Yeah, and it could look different for a lot of different for different folks, depending on what the Lord is calling you to or leading you to. But yeah, it’s again, one of those things where there’s the extremes of people who are like, if you consecrate then the Lord will move, right? That’s more of like, a vending machine mentality that if I just put enough prayers into that machine, I’m gonna get my coke. And revival will come if we do these things, right. It’s what the Yeah, I would think it’s what the Pharisees had in mind, like, if we can stay pure enough, then the Messiah will come. Then there’s the flip side where it’s more fatalistic like, yeah, none of that stuff, really. It’s about being faithful. None of that stuff really matters. It’s all God doing his thing. And so we sort of take more of a hands off view. And again, there seems to be this place where it there are commands to consecrate yourself to the Lord, Leviticus, but it is I, the one who make you holy is the Lord saying that, and there’s a combination of what we can do to prepare, but it’s still the work of the Lord. And that’s, I think, a helpful way to think about that. I think Dallas Willard talks about grace is not opposed to effort, it’s opposed to earning. Right. And that’s that so helpful. Yeah. So consecration doesn’t put another doesn’t push you further? Well, actually, I should watch how I say that. It doesn’t earn you any more salvation. Right? That for sure. But it can help you then prepare and become the kind of place where God could move more easily, right? That consecration is the idea of setting something apart and could you set either time or things apart for a purpose, for more holy purpose, and what can we do in our lives? And I think that there’s ways that that can happen personally, right? There’s the there’s the stuff we think about, like setting aside time for prayer or for ways for us to connect with God. But our, the emphasis these days have been more on the corporate settings than they are in community settings. And I’ve been really wrestling with that it’s been, again, it’s not like, if you do these things, these things will happen. But in my experience, or at least when I looked through university, I’m part of the Intervarsity Christian Fellowship, and our tribe. And when we think about revivals that happen on campus, it’s like, almost everyone, I think there might be an exception, but almost every place where something broke out of the Lord, in a pretty major way, when we dug into it, we saw that there was a daily prayer meeting in the middle. And then you’re like, oh, what does that mean? There used to be a time in Intervarsity history where you could we wouldn’t even send you a staff or you couldn’t be a chapter unless you feel the street thing. You had a robust Bible study, you had evangelistic outreach rhythms, and you had a daily prayer meeting. And I just went, how did we lose that idea that we kept to things but we sort of lost this thing. And no wonder that the car feels like is running out of gas, right? That’s that was the vibe there. So I’ve been processing that idea around. And then when you look at Acts, so many things happen either at the nine, well at the nine o’clock hour you have Pentecost, which was the first hour of Jewish prayer daily prayer. You have the healing of the cripple, the man by the pool with John and Peter in Acts 3, which happens at 3pm. Right, which is the second hour of prayer. 3pm us also when Cornelius gets his vision, about sending someone to to Jaffa to get Peter. 3pm is also when Jesus gave up his life on the cross. But you sort of get these rhythms of like when the community gathered so at Pentecost, when they’re gathered in the upper room at 9am, at 3pm, at having these rhythms of prayer, allowed some sort of infrastructure quote, unquote, for God to move, that there was something about the gathering of the people, that not every time you gathered, some like heaven showed up and angels were singing, you know. Not every time but it seemed that that rhythm though, created space for that, and it seemed right that God would move in those times. We’ve been processing that stuff, or the way that when Jehoshaphat gathered the community when the armies were coming at him in 2 Chronicles 20, right, there’s a response. But there’s something about the gathering. So I’ve been sort of putting that idea out there in churches and campus ministries and other ways with what would it be to pray more regularly. It could be the Korean side of me, you know, our, our church is weird. My parents pray every day at their church in the morning, right? My parents in LA, you know, and having been a pastor in a church in Korea, you know, my joke at the time was, it’s a small midsize church in Korea. So it was about 20,000 people at that time, it had grown to like 75,000. But to see, like, 5000 people, so a quarter of the church, there in the morning, every, you know, was just an example of like, yeah, there’s something about the gathering of the community, to pray. And so in Intervarsity, we’ve been trying to do that national leadership has a quote, unquote, what we call a daily prayer meeting, and people can join in, maybe they can do it once a week, maybe they can do it twice a week, but at least it’s being offered. And we’re doing it on Zoom. So technology is starting to give us some places, and they have been really encouraging spaces to like, because we can get kind of in our head and get really strategic. Our joke at Intervaristy is we’re like nerdy, wordy, and a little bit dirty, that’s our joke. But it, you know, to pray together, it sounds so obvious. And it sounds almost old school, you know, but I just wonder, can we create spaces where our community is praying, whether online or in person, but to do that more frequently? And I think that’s part of that creating that space, that’s consecration because we are being spiritually formed by the devices in our pockets. Right, they are constantly notifying us or and they’re telling us of all the ways that where, although the Kingdom has come, Earth seems to be winning, right? Like there’s, there’s so much that’s going on, that’s just pinging us and trying to nudge us to act in certain ways. And we don’t have commensurate spiritual formation in the same way. And I just, I think we’re, we put ourselves at a loss if we don’t have spaces where we’re gathering and consecrating. And so I’m encouraged when I hear about a church in New York, where they, you know, they’re like, trying to do a daily prayer meeting, and they started with an hour every day, and they’ve increased it last, I heard to three hours a day in New York, right in the middle of the city. Those are the kinds of things that like, oh, maybe that’s where there’s a lot of… those could be very consecrating places. And, frankly, as we’re working with Gen Z, that generation, those are the spaces that they tend to be more attuned to because it helps them connect with God. So yeah, I’m getting old school. It’s like Jeremiah 6, it’s a, I have it on my desk, where it’s like, this is what the Lord says, stand at the crossroads and look, ask for the ancient paths. Ask where the good way is, and walk in it and you will find rest for your souls. The ancient paths, that’s such a strong thing to me these days. And for someone who likes to be innovative, I find myself getting super old school, like I’m the crabby old guy who’s like, but are we praying? But, can we pray together? Because just finding that, that that needs to be there and you know, the rest of that verse is and you will have none of it. You will have none of it. We’re not going to think our way or strategize our way to revival.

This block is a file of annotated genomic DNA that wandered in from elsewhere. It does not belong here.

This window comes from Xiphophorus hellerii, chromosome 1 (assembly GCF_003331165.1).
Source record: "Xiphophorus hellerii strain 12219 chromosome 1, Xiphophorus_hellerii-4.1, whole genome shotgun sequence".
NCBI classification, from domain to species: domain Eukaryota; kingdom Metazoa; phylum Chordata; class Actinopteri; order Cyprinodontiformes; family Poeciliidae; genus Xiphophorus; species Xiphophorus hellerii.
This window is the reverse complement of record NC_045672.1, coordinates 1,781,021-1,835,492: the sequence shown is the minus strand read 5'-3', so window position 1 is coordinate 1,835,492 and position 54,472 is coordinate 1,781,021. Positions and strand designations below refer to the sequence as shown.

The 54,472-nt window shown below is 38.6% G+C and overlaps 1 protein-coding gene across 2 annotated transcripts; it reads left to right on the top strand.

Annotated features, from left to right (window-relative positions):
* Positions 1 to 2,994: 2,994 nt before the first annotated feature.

Jason Daye